Tuesday, October 10, 2017

My Years With Proust - Day 597

   "Oh, but she must be wonderful," he said with a naive, sincere enthusiasm as he sought to form a mental picture of the person who was capable of plunging me into such despair and agitation. "I'm angry with her for hurting you, but at the same time one can't help seeing that someone who's an artist to his finger-tips as you are, someone who loves beauty in all its forms and with so passionate a love, that you were predestined to suffer more than an ordinary person when you found it in a woman."
Marcel Proust, The Fugitive, p. 445

Robert Saint Loup, Marcel's great friend who has been missing from the novel for a while, shares some truth.  Like all good friends he's angry with her for causing pain to his own friend.  As I've often opined, the woman whose heart you've broken will eventually forgive you but her friends never will.  But at the same time Robert is, gently, laying some of the blame on to Marcel by essentially pointing out, "Dude, you're an artist, how did you not think that this would end badly?"  Robert proposes that because Marcel is "someone who loves beauty in all its forms and with so passionate a love" it was inevitable that he would love intensely and suffer even more intensely.  Once in Aesthetic Expression I joked that you should keep artists on speed dial for the requisite booty calls, but that you shouldn't marry them.  Do artists, because of their seemingly uncontrollable devotion to beauty, actually love more deeply and tragically than others?  We believe this, right?  Although if it's true, is it true because it's a self-perpetuating phenomenon caused by the fact that we believe it to be true, mainly because artists have told us this either directly in articles or indirectly through their art?  You know, I'm going to give them the benefit of the doubt on this one, although it may simply be because I'm a romantic at heart.  If you're an Economist you're probably an Economist by nature, and thus your driving force in life is not the pursuit of beauty, which means that you follow that dictum in your professional and personal life.  But if your raison d'etre is beauty then it seems like your emotional thermostat is going to be set a little higher. Now, going back to my silly Aesthetic Expression joke, this doesn't mean that you're going to make the other person happier, at least not in the long run, but, you know, speed dial was created for a reason.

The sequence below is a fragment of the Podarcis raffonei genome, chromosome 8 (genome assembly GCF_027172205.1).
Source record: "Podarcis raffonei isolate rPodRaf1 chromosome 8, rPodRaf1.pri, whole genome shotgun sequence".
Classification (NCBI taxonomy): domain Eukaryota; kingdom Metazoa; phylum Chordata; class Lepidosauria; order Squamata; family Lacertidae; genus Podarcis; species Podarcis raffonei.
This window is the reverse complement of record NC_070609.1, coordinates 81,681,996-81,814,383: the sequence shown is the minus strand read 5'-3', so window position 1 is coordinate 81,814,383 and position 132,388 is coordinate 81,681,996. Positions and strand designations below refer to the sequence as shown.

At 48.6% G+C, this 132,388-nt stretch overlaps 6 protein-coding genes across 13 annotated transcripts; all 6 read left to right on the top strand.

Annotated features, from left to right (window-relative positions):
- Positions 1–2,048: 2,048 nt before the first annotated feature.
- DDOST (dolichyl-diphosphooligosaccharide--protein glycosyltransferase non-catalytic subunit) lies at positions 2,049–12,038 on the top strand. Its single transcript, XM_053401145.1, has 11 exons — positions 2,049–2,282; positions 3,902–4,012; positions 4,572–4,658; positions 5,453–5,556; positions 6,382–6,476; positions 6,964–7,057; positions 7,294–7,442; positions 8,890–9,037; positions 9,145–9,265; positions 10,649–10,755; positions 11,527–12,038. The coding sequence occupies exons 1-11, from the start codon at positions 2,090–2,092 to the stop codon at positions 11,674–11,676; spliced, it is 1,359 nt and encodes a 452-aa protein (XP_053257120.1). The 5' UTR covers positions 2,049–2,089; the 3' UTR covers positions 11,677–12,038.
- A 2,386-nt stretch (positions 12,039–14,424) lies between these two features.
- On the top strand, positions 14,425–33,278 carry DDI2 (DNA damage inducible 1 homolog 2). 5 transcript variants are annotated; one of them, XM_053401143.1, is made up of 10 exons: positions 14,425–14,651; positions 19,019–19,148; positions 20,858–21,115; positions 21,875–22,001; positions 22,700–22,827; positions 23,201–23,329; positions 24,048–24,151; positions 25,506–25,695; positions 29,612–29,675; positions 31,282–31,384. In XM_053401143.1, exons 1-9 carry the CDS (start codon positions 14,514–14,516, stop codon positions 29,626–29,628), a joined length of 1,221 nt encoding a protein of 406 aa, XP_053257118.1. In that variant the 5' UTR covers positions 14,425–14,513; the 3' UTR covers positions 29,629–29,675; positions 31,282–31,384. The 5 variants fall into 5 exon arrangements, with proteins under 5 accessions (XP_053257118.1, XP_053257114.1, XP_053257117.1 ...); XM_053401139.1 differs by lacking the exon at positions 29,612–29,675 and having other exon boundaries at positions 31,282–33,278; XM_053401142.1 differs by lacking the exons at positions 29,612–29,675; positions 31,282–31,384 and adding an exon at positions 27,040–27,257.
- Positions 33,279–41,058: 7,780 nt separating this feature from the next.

No comments: